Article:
Every day, thousands of people cross the 520 bridge between Seattle and Bellevue, Wash. But for some of those people, the daily journey is more than just a commute: It is part of a years-long project to create a completely new kind of AI health tool.
In January, Microsoft announced a unique new partnership with Seattle biotech company Adaptive Biotechnologies to build a universal diagnostic using the two companies’ technology.
Speaking from the health tech stage at the 2018 GeekWire Summit, the leaders of that project described how they have created a tight-knit group of scientists and technologists to take on the challenge, even going so far as to physically integrate the teams.
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“It was extremely important to us that we would be working on this thing hand-in-hand, and not with a firewall, a bridge or a lake in between us,” Desney Tan, the general manager of Microsoft Healthcare, said during the panel. He was joined on stage by Adaptive Co-Founder and CEO Chad Robins and journalist Luke Timmerman, founder of the Timmerman Report.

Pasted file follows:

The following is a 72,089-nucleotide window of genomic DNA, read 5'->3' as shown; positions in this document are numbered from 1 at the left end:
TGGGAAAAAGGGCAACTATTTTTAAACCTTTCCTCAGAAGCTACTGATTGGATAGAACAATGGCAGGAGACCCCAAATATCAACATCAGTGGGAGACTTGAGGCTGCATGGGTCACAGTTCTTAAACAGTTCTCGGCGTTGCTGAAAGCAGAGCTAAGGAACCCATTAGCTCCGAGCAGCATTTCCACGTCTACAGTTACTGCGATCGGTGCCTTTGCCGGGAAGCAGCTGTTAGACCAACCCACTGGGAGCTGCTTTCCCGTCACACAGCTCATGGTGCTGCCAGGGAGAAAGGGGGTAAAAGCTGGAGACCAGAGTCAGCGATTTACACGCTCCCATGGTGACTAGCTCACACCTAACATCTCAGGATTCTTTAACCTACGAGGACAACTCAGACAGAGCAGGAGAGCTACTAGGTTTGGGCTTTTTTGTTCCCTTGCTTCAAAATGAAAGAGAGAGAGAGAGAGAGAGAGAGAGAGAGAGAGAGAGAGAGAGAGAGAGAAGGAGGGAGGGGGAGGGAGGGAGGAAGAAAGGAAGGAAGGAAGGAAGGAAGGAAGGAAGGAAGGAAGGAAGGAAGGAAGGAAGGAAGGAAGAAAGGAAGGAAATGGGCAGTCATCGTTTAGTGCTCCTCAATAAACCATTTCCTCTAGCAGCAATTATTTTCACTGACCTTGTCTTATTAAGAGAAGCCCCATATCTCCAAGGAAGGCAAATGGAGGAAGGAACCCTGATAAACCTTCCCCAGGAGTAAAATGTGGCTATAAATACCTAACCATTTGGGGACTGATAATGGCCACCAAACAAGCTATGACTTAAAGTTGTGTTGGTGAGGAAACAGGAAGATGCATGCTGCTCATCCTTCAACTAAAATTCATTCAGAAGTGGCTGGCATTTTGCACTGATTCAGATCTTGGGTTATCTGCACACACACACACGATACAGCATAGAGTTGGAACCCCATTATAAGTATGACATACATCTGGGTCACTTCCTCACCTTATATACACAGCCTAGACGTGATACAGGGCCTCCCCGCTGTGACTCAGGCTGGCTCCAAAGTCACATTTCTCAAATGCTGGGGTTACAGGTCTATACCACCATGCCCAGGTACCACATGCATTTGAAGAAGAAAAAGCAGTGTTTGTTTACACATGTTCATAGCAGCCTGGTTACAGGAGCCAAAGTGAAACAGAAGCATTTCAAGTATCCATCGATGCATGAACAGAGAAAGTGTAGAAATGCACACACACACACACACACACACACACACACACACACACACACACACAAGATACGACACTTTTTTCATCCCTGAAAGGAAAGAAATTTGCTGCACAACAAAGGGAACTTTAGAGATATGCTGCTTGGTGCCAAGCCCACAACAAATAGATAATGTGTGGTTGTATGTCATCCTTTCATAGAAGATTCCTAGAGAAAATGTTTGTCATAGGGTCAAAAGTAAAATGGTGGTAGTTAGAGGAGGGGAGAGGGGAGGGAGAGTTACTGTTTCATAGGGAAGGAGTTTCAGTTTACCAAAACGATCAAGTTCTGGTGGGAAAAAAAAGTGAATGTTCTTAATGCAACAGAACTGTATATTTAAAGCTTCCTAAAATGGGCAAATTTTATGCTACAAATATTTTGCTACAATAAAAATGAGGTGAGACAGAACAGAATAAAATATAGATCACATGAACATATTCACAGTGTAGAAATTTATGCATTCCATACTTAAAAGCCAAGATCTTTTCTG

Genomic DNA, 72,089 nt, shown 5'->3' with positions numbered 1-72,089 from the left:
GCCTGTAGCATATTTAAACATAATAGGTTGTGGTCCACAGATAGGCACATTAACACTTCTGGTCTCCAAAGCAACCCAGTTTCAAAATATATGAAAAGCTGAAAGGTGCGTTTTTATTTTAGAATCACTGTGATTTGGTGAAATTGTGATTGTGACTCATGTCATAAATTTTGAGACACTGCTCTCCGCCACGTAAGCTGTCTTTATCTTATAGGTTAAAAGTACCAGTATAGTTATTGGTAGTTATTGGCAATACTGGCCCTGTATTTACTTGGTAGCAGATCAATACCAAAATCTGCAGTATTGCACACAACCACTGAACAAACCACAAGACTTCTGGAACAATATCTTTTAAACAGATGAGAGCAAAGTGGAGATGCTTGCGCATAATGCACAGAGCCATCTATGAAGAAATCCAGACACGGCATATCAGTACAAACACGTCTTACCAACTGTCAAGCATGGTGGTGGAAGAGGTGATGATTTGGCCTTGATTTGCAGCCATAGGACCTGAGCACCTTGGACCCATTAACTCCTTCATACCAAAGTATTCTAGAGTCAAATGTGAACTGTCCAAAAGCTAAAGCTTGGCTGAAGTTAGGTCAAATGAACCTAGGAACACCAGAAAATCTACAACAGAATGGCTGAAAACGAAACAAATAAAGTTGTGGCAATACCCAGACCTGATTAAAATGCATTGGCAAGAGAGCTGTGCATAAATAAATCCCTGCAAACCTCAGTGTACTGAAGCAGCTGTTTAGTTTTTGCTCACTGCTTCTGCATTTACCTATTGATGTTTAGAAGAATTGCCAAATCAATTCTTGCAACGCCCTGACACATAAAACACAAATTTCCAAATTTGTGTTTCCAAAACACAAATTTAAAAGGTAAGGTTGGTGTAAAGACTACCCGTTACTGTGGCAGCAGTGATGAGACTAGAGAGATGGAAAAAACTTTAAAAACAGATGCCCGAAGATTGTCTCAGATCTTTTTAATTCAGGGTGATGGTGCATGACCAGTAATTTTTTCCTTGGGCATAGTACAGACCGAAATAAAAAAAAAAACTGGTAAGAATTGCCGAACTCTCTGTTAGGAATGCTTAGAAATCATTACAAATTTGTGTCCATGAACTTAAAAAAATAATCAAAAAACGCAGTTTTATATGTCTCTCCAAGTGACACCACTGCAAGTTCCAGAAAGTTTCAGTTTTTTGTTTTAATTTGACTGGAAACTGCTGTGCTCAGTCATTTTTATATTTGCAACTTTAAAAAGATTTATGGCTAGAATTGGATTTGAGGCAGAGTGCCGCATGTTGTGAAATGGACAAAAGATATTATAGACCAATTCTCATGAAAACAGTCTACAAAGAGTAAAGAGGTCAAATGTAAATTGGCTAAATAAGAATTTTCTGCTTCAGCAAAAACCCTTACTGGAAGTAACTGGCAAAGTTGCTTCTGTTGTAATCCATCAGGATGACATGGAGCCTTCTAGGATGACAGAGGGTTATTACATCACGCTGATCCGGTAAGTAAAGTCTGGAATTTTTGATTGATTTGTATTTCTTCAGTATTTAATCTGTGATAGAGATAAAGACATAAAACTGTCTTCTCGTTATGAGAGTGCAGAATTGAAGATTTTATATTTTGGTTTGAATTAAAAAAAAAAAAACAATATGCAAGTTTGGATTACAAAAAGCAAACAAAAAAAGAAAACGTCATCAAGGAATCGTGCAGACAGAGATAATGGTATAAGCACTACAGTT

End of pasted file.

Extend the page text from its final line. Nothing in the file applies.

“We really integrated ourselves as a single team,” Tan said. “We’ve got offices in each others’ facilities … The teams function about as tightly as any team can even though we live in two separate organizations.”
Tan said the combined group, which numbers between 40 and 50 employees, spends a lot of time traveling between Microsoft’s headquarters in Redmond, Wash., and the Adaptive office in Seattle.
But closing the physical distance is relatively easy. It’s quite another challenge to integrate a deeply scientific company like Adaptive, which focuses on the intricate details of human biology, with a tech giant whose expertise lies in advanced artificial intelligence.
Desney Tan, left, and Chad Robins speaking from the Health Tech …read more